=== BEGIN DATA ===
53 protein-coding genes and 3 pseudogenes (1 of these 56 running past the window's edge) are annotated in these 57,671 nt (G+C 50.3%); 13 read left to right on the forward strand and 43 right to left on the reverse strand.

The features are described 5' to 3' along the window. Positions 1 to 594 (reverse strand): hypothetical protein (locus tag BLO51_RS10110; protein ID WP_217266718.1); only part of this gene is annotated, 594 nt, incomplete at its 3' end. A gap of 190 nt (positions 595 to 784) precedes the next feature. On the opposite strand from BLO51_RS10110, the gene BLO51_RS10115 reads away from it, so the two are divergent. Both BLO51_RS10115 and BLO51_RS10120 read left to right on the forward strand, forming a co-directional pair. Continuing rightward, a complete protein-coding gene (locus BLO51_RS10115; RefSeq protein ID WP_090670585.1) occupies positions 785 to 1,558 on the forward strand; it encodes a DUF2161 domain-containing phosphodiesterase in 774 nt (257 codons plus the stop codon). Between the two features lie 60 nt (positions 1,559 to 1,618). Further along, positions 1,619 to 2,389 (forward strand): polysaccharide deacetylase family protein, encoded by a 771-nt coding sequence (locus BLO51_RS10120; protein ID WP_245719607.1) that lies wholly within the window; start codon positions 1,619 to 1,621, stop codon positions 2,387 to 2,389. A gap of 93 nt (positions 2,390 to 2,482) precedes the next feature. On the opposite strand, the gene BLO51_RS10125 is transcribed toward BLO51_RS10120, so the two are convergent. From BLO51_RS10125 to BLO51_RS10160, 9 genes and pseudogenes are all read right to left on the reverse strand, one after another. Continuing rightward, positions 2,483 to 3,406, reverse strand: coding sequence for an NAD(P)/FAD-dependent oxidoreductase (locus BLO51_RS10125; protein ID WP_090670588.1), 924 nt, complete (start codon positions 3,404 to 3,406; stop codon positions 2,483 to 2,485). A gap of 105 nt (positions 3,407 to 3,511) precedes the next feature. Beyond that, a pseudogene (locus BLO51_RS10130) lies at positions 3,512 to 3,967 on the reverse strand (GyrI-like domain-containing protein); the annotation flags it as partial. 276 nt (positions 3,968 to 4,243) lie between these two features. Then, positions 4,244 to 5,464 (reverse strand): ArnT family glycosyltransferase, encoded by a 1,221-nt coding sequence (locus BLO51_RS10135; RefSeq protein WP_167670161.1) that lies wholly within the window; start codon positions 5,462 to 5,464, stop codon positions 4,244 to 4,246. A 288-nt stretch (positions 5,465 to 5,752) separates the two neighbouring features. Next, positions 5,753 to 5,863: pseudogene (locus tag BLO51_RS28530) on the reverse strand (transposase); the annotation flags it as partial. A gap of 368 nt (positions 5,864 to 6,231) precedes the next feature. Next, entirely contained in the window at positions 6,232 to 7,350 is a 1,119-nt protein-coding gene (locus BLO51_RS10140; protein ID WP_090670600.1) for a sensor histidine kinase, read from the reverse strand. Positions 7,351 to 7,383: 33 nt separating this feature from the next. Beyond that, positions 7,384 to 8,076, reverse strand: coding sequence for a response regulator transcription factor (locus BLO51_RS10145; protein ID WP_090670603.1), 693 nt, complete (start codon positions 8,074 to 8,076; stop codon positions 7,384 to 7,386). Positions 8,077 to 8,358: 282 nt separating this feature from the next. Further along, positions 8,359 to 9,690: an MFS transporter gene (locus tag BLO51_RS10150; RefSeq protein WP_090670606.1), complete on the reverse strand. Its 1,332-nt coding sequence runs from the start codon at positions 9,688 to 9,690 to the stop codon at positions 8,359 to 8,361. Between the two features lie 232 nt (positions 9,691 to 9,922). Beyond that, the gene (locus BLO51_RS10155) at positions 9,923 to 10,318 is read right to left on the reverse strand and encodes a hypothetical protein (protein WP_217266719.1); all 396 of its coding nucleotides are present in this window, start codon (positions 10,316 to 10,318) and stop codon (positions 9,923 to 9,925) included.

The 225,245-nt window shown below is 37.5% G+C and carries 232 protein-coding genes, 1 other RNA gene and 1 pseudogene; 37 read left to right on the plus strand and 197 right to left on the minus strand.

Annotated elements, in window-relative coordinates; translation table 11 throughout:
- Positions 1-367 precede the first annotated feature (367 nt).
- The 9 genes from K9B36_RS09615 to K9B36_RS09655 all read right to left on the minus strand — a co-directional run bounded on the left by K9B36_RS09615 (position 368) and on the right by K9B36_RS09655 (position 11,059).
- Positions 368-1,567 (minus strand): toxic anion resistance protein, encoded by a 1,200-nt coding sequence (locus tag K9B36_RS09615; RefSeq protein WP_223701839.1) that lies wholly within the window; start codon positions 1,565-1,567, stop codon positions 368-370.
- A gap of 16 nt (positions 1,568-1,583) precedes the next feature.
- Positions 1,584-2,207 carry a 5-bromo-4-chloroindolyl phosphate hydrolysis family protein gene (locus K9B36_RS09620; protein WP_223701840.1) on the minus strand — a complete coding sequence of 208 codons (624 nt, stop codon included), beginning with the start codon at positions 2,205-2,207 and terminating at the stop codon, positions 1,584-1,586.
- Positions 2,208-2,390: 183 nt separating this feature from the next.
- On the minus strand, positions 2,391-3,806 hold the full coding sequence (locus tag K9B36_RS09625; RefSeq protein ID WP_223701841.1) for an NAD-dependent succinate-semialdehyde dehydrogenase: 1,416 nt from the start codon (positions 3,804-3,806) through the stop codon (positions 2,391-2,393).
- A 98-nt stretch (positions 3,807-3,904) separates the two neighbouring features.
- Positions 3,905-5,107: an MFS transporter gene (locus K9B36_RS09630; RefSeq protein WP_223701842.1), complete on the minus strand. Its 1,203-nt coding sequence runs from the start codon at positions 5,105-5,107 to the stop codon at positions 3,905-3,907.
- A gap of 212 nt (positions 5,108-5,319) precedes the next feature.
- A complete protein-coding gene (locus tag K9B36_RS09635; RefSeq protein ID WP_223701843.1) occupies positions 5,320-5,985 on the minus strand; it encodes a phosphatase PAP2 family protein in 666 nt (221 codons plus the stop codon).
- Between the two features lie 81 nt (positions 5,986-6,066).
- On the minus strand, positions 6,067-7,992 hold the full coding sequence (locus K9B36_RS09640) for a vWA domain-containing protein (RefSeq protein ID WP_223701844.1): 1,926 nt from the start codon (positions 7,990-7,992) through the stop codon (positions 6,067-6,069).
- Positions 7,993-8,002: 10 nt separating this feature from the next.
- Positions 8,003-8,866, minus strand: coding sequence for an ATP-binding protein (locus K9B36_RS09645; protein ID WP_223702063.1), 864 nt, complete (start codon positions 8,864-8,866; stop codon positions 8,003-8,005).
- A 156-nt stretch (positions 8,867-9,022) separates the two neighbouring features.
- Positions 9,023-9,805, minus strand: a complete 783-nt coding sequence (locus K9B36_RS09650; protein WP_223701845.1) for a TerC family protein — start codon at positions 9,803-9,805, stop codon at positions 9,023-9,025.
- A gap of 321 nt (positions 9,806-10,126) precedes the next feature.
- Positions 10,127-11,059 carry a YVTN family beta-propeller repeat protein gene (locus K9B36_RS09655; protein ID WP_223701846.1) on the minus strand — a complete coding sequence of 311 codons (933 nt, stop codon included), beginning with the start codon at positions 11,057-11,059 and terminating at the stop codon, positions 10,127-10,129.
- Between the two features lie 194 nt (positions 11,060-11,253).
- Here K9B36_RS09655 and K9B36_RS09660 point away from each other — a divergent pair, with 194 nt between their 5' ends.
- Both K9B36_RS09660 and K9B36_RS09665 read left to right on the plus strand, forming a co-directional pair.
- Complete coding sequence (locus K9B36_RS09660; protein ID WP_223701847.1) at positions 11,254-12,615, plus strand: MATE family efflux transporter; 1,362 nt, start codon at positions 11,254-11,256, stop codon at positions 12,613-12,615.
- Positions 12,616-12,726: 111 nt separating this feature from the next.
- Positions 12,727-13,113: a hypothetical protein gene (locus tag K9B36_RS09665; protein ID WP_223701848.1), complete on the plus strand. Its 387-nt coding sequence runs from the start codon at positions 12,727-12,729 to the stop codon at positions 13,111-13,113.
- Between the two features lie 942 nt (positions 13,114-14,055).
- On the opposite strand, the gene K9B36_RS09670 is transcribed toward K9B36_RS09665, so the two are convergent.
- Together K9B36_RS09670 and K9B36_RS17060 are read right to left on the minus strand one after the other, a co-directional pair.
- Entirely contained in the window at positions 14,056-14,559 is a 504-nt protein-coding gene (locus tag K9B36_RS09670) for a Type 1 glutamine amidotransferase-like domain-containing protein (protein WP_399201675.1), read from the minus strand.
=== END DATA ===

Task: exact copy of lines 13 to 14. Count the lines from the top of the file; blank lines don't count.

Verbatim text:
- Positions 3,905-5,107: an MFS transporter gene (locus K9B36_RS09630; RefSeq protein WP_223701842.1), complete on the minus strand. Its 1,203-nt coding sequence runs from the start codon at positions 5,105-5,107 to the stop codon at positions 3,905-3,907.
- A gap of 212 nt (positions 5,108-5,319) precedes the next feature.